The next several verses instruct us to not bother even speaking about some of the base things that go on behind closed doors. Even mentioning such things is not worthy to be spoken of by our holy mouths. We are not to waste our time concerned with such behaviours for in due season such things will be brought into the light by He who is the Light.

15-16 “See then that you walk circumspectly [diligently], not as fools but as wise, redeeming the time because the days are evil.”

We are to be diligent in all that we do. The word ‘redeeming’ here means, “by the payment of a price to recover from the power of another.” It is a word used of Jesus, who became our Kinsman Redeemer, who paid the price of His blood to redeem us all from the power of Satan. For us, we are to use the time given us by paying the price, [dying to oneself for others}, in order to recover some from this same power of Satan.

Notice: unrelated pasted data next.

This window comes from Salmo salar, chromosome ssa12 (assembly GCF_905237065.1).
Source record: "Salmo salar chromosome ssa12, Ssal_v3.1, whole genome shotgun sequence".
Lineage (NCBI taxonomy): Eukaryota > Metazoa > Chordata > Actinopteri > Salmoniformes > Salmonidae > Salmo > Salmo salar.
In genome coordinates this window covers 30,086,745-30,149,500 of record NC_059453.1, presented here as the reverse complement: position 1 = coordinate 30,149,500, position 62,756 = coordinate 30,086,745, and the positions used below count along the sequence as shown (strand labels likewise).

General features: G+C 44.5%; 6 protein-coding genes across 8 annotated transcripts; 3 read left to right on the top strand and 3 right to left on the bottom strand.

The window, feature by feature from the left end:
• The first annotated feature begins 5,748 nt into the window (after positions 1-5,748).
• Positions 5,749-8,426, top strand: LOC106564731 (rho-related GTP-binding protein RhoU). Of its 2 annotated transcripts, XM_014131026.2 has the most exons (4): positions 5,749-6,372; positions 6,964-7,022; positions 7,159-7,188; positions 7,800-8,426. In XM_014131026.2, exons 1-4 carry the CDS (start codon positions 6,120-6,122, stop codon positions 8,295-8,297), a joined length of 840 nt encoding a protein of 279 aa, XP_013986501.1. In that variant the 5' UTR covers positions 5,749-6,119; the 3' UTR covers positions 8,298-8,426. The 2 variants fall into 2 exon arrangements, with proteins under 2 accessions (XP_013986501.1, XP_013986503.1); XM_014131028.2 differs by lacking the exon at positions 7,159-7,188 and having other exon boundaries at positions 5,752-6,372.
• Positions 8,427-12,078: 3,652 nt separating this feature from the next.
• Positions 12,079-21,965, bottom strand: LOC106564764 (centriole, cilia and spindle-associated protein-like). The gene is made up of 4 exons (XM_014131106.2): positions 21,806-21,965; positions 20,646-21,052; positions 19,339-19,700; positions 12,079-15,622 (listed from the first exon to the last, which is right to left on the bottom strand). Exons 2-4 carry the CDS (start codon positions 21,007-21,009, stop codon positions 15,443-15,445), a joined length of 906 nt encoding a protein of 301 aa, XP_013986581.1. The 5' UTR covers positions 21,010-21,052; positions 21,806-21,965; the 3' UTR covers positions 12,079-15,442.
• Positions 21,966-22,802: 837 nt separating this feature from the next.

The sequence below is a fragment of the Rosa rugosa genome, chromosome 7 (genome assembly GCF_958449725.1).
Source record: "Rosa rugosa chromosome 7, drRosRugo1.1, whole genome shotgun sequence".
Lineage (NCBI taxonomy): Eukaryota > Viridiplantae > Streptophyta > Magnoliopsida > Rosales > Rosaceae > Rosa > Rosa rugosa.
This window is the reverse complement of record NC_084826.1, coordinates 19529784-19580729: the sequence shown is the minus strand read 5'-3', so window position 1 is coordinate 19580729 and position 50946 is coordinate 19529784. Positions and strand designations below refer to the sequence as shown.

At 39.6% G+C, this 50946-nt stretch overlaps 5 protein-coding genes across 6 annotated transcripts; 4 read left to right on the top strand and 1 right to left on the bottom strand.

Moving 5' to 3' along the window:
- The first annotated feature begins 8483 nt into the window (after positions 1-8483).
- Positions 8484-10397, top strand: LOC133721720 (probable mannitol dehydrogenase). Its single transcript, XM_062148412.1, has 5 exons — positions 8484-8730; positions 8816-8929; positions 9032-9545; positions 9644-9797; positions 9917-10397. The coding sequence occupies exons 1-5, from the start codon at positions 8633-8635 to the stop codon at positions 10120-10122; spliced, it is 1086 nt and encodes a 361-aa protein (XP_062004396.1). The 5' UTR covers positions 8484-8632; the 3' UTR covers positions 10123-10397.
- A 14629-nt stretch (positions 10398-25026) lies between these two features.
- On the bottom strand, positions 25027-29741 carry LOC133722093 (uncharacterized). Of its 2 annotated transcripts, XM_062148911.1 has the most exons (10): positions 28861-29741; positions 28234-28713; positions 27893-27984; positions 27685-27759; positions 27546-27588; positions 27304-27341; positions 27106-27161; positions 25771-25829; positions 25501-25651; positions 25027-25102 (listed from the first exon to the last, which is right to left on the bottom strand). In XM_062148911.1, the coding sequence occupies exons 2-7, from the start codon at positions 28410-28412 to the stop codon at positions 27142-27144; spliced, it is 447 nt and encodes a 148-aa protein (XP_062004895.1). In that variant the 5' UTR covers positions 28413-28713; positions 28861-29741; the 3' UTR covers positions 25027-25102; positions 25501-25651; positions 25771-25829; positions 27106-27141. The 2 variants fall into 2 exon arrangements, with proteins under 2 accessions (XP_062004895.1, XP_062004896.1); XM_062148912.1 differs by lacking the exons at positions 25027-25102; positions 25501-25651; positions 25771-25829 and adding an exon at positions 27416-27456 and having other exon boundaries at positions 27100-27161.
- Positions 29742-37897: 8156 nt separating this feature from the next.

17-21 The following several verses give us guidelines on how to maintain our walk. We are told not to be unwise but rather to know what the will of God is. Yes, we can know the will of God! It is recorded for our reading. We are to refrain from drug and alcohol use that tends toward excess. These things cloud the mind and interferes with the whisper of the Spirit’s communication to us. We are to be filled with the Spirit instead; declare Scripture; sings hymns and songs to ourselves while we work; give thanks continually and to submit one to another. This is how love is. Remember dear friends, that we are called to be “fruit inspectors” both for ourselves and for others, in order to be encouragers.